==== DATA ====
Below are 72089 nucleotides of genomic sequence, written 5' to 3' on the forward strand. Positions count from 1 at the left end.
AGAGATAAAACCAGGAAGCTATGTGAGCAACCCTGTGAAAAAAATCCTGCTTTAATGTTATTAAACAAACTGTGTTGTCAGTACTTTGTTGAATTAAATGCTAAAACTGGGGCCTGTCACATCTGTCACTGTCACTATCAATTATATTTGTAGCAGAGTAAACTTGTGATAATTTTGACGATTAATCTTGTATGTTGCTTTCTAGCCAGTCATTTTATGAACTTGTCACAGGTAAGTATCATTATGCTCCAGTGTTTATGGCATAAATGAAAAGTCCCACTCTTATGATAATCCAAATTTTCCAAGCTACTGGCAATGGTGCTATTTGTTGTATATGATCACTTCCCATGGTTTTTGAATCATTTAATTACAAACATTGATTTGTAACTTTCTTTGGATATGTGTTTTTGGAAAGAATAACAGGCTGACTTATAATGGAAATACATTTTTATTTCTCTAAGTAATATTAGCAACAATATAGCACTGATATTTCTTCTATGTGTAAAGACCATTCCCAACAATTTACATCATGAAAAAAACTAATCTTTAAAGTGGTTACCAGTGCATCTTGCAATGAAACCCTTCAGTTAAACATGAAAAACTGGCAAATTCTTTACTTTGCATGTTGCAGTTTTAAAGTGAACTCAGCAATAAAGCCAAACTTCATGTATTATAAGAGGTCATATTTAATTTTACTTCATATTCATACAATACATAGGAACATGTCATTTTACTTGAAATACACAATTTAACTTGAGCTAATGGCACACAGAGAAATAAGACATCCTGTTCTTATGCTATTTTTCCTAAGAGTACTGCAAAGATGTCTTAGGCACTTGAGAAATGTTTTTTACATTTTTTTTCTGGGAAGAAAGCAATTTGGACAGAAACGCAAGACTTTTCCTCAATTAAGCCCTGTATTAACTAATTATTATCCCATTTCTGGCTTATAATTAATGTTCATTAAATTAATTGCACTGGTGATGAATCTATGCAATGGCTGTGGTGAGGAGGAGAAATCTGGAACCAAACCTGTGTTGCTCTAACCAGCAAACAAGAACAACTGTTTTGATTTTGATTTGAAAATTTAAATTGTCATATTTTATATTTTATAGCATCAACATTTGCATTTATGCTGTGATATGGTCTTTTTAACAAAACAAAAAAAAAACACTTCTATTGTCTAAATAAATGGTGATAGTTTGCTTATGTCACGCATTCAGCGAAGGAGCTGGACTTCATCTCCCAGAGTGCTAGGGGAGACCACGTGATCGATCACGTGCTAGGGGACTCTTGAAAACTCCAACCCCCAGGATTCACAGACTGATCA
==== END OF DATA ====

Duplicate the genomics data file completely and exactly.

Below are 72089 nucleotides of genomic sequence, written 5' to 3' on the forward strand. Positions count from 1 at the left end.
AGAGATAAAACCAGGAAGCTATGTGAGCAACCCTGTGAAAAAAATCCTGCTTTAATGTTATTAAACAAACTGTGTTGTCAGTACTTTGTTGAATTAAATGCTAAAACTGGGGCCTGTCACATCTGTCACTGTCACTATCAATTATATTTGTAGCAGAGTAAACTTGTGATAATTTTGACGATTAATCTTGTATGTTGCTTTCTAGCCAGTCATTTTATGAACTTGTCACAGGTAAGTATCATTATGCTCCAGTGTTTATGGCATAAATGAAAAGTCCCACTCTTATGATAATCCAAATTTTCCAAGCTACTGGCAATGGTGCTATTTGTTGTATATGATCACTTCCCATGGTTTTTGAATCATTTAATTACAAACATTGATTTGTAACTTTCTTTGGATATGTGTTTTTGGAAAGAATAACAGGCTGACTTATAATGGAAATACATTTTTATTTCTCTAAGTAATATTAGCAACAATATAGCACTGATATTTCTTCTATGTGTAAAGACCATTCCCAACAATTTACATCATGAAAAAAACTAATCTTTAAAGTGGTTACCAGTGCATCTTGCAATGAAACCCTTCAGTTAAACATGAAAAACTGGCAAATTCTTTACTTTGCATGTTGCAGTTTTAAAGTGAACTCAGCAATAAAGCCAAACTTCATGTATTATAAGAGGTCATATTTAATTTTACTTCATATTCATACAATACATAGGAACATGTCATTTTACTTGAAATACACAATTTAACTTGAGCTAATGGCACACAGAGAAATAAGACATCCTGTTCTTATGCTATTTTTCCTAAGAGTACTGCAAAGATGTCTTAGGCACTTGAGAAATGTTTTTTACATTTTTTTTCTGGGAAGAAAGCAATTTGGACAGAAACGCAAGACTTTTCCTCAATTAAGCCCTGTATTAACTAATTATTATCCCATTTCTGGCTTATAATTAATGTTCATTAAATTAATTGCACTGGTGATGAATCTATGCAATGGCTGTGGTGAGGAGGAGAAATCTGGAACCAAACCTGTGTTGCTCTAACCAGCAAACAAGAACAACTGTTTTGATTTTGATTTGAAAATTTAAATTGTCATATTTTATATTTTATAGCATCAACATTTGCATTTATGCTGTGATATGGTCTTTTTAACAAAACAAAAAAAAAACACTTCTATTGTCTAAATAAATGGTGATAGTTTGCTTATGTCACGCATTCAGCGAAGGAGCTGGACTTCATCTCCCAGAGTGCTAGGGGAGACCACGTGATCGATCACGTGCTAGGGGACTCTTGAAAACTCCAACCCCCAGGATTCACAGACTGATCA